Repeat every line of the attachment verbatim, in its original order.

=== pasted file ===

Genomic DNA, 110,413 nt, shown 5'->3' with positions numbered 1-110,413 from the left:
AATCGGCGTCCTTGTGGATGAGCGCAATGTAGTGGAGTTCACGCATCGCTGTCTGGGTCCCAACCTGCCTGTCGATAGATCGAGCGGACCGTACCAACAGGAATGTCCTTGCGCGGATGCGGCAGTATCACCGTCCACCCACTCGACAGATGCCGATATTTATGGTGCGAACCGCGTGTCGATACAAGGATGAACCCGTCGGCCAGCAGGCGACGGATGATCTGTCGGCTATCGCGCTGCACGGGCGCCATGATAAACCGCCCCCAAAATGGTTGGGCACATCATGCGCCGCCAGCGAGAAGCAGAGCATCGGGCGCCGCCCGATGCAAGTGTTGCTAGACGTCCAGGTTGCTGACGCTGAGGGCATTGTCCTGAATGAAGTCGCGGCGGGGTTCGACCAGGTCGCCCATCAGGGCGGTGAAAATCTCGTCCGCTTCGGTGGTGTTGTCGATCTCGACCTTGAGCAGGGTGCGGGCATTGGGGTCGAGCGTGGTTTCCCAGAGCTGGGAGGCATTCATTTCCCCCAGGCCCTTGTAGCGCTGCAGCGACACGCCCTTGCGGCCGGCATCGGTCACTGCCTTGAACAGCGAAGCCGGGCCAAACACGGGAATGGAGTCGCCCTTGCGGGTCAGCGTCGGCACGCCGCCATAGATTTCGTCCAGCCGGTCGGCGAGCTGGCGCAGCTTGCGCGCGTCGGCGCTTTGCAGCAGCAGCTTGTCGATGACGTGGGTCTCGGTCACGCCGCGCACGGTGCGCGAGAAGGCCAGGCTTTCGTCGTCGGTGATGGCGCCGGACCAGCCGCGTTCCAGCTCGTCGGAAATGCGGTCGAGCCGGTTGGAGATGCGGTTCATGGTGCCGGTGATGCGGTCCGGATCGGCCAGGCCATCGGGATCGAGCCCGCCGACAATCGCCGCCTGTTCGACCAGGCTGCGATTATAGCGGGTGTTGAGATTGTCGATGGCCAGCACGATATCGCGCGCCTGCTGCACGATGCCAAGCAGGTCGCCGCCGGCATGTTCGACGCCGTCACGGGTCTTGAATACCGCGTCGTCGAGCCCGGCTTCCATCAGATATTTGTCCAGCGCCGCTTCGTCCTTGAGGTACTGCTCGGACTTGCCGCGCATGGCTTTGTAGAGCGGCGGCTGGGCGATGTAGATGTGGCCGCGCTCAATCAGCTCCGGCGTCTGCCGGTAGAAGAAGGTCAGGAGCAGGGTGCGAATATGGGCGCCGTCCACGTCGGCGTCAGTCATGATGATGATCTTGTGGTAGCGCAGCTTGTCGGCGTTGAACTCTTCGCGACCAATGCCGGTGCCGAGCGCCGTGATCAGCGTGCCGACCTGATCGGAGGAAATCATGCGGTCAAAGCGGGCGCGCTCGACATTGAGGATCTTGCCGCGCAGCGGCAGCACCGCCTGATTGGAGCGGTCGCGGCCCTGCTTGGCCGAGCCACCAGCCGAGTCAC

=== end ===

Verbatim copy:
Genomic DNA, 110,413 nt, shown 5'->3' with positions numbered 1-110,413 from the left:
AATCGGCGTCCTTGTGGATGAGCGCAATGTAGTGGAGTTCACGCATCGCTGTCTGGGTCCCAACCTGCCTGTCGATAGATCGAGCGGACCGTACCAACAGGAATGTCCTTGCGCGGATGCGGCAGTATCACCGTCCACCCACTCGACAGATGCCGATATTTATGGTGCGAACCGCGTGTCGATACAAGGATGAACCCGTCGGCCAGCAGGCGACGGATGATCTGTCGGCTATCGCGCTGCACGGGCGCCATGATAAACCGCCCCCAAAATGGTTGGGCACATCATGCGCCGCCAGCGAGAAGCAGAGCATCGGGCGCCGCCCGATGCAAGTGTTGCTAGACGTCCAGGTTGCTGACGCTGAGGGCATTGTCCTGAATGAAGTCGCGGCGGGGTTCGACCAGGTCGCCCATCAGGGCGGTGAAAATCTCGTCCGCTTCGGTGGTGTTGTCGATCTCGACCTTGAGCAGGGTGCGGGCATTGGGGTCGAGCGTGGTTTCCCAGAGCTGGGAGGCATTCATTTCCCCCAGGCCCTTGTAGCGCTGCAGCGACACGCCCTTGCGGCCGGCATCGGTCACTGCCTTGAACAGCGAAGCCGGGCCAAACACGGGAATGGAGTCGCCCTTGCGGGTCAGCGTCGGCACGCCGCCATAGATTTCGTCCAGCCGGTCGGCGAGCTGGCGCAGCTTGCGCGCGTCGGCGCTTTGCAGCAGCAGCTTGTCGATGACGTGGGTCTCGGTCACGCCGCGCACGGTGCGCGAGAAGGCCAGGCTTTCGTCGTCGGTGATGGCGCCGGACCAGCCGCGTTCCAGCTCGTCGGAAATGCGGTCGAGCCGGTTGGAGATGCGGTTCATGGTGCCGGTGATGCGGTCCGGATCGGCCAGGCCATCGGGATCGAGCCCGCCGACAATCGCCGCCTGTTCGACCAGGCTGCGATTATAGCGGGTGTTGAGATTGTCGATGGCCAGCACGATATCGCGCGCCTGCTGCACGATGCCAAGCAGGTCGCCGCCGGCATGTTCGACGCCGTCACGGGTCTTGAATACCGCGTCGTCGAGCCCGGCTTCCATCAGATATTTGTCCAGCGCCGCTTCGTCCTTGAGGTACTGCTCGGACTTGCCGCGCATGGCTTTGTAGAGCGGCGGCTGGGCGATGTAGATGTGGCCGCGCTCAATCAGCTCCGGCGTCTGCCGGTAGAAGAAGGTCAGGAGCAGGGTGCGAATATGGGCGCCGTCCACGTCGGCGTCAGTCATGATGATGATCTTGTGGTAGCGCAGCTTGTCGGCGTTGAACTCTTCGCGACCAATGCCGGTGCCGAGCGCCGTGATCAGCGTGCCGACCTGATCGGAGGAAATCATGCGGTCAAAGCGGGCGCGCTCGACATTGAGGATCTTGCCGCGCAGCGGCAGCACCGCCTGATTGGAGCGGTCGCGGCCCTGCTTGGCCGAGCCACCAGCCGAGTCAC